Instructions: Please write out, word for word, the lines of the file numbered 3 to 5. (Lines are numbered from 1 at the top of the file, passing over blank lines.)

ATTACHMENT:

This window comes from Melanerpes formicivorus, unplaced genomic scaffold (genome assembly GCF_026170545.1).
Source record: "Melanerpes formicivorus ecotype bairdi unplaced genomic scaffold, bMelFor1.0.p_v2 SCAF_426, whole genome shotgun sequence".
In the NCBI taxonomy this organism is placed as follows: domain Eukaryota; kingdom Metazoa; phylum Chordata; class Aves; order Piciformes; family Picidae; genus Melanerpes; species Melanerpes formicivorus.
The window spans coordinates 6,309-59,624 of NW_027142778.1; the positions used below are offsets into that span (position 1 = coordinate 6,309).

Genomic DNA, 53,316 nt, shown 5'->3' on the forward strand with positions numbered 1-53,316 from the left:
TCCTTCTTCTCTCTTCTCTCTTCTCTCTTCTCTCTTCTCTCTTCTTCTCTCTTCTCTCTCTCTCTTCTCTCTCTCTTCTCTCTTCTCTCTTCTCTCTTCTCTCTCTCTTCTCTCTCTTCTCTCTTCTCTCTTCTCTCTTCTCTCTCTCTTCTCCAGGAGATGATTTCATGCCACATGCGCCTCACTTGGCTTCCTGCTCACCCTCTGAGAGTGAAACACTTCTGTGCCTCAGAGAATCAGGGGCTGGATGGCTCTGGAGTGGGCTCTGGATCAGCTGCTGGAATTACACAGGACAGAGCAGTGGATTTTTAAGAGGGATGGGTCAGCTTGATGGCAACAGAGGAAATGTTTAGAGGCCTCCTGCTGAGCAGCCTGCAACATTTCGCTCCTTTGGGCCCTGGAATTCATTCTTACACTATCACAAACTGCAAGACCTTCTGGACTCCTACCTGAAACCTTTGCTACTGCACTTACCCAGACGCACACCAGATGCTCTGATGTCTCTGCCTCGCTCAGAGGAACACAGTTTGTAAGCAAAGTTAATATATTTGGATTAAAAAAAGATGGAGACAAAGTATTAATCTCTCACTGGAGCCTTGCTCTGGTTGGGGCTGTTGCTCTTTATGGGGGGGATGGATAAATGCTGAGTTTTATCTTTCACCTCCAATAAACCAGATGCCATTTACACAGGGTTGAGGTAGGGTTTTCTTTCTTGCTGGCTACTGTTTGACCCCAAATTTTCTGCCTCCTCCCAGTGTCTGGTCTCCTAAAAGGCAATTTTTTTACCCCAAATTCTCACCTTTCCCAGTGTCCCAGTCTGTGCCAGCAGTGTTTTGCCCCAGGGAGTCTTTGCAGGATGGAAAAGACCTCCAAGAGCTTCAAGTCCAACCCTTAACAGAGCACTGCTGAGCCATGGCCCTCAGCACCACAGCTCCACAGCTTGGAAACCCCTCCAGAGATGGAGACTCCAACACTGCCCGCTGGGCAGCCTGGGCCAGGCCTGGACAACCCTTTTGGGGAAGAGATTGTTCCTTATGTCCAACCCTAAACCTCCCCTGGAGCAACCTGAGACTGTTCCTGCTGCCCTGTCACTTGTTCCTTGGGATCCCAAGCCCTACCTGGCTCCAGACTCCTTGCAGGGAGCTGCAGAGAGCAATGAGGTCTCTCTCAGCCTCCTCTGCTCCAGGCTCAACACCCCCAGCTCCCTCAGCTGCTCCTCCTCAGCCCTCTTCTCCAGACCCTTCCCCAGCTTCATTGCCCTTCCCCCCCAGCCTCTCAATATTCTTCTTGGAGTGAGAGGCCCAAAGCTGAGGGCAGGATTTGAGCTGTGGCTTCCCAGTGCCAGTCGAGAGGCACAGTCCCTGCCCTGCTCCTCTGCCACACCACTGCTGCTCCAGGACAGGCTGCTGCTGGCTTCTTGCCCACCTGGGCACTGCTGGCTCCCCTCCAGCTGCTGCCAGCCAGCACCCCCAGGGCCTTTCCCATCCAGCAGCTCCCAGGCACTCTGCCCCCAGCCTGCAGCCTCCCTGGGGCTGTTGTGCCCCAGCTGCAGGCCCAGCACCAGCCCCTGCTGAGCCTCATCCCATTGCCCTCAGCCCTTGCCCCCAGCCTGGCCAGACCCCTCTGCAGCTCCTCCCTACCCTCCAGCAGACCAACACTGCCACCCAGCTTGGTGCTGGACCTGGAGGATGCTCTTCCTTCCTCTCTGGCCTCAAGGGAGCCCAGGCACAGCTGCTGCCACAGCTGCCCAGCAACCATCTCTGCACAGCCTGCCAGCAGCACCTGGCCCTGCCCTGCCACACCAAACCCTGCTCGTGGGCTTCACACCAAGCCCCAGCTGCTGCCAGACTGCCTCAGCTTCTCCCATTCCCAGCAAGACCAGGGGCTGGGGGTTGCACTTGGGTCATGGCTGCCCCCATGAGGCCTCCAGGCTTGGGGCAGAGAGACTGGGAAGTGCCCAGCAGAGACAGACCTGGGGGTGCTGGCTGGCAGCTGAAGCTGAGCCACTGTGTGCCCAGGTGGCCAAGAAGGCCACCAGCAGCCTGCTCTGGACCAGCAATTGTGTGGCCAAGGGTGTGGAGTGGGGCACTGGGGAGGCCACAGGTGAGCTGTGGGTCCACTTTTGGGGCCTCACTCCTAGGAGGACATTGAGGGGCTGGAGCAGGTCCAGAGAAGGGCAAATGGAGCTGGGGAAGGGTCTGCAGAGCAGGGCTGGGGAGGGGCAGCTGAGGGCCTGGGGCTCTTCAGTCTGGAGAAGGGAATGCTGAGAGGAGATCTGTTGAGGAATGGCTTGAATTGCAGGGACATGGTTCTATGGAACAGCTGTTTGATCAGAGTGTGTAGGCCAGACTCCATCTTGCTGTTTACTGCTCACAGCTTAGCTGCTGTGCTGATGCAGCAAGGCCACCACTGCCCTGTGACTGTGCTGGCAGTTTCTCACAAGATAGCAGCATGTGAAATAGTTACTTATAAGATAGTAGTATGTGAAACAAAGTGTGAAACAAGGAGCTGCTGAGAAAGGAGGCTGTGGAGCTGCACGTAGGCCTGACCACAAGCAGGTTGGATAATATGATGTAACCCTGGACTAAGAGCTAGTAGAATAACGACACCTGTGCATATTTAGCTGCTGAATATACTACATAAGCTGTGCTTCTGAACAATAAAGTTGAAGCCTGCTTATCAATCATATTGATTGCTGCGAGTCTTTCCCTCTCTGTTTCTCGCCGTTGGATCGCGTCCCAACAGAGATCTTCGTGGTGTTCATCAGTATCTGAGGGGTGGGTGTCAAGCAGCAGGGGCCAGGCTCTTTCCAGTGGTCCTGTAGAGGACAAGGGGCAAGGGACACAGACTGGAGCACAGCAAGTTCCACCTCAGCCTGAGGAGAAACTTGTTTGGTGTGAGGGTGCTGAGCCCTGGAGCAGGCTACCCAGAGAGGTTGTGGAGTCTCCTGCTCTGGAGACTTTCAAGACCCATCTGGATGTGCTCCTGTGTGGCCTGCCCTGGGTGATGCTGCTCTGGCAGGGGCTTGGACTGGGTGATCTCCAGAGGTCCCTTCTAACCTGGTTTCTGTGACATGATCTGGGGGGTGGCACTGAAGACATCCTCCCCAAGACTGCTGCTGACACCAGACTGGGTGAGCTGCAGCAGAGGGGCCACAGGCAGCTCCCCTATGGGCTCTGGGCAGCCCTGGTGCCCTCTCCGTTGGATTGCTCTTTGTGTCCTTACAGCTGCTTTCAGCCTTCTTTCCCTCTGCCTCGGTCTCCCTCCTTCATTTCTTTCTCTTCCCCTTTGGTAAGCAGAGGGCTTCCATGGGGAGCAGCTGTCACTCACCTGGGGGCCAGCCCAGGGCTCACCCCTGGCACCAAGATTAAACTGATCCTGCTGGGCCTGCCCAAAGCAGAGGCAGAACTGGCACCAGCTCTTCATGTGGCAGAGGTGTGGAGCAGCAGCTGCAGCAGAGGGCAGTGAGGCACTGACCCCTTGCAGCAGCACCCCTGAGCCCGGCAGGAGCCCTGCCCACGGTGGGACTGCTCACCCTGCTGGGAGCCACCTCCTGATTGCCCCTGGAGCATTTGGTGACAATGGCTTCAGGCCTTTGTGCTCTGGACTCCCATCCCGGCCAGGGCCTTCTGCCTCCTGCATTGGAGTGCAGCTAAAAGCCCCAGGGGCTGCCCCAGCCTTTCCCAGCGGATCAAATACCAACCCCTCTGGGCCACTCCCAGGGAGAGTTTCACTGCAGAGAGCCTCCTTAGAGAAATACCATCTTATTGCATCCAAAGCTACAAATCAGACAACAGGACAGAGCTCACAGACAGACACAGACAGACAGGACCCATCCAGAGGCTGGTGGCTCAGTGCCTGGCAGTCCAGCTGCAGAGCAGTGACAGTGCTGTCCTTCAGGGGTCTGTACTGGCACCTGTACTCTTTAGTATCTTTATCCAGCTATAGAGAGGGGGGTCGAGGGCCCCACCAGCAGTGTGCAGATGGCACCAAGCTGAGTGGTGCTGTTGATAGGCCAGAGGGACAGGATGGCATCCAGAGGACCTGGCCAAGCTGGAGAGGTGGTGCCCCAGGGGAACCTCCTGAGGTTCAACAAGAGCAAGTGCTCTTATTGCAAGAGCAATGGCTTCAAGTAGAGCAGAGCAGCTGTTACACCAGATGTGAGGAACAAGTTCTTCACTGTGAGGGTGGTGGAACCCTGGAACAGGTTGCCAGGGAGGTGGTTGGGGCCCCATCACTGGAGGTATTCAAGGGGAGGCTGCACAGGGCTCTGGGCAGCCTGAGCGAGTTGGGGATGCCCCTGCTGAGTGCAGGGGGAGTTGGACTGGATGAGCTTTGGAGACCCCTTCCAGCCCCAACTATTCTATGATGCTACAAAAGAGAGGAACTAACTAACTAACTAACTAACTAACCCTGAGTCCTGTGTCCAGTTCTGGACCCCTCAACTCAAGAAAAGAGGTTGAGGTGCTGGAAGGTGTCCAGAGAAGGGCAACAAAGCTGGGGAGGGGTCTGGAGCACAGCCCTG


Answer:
In the NCBI taxonomy this organism is placed as follows: domain Eukaryota; kingdom Metazoa; phylum Chordata; class Aves; order Piciformes; family Picidae; genus Melanerpes; species Melanerpes formicivorus.
The window spans coordinates 6,309-59,624 of NW_027142778.1; the positions used below are offsets into that span (position 1 = coordinate 6,309).

Genomic DNA, 53,316 nt, shown 5'->3' on the forward strand with positions numbered 1-53,316 from the left: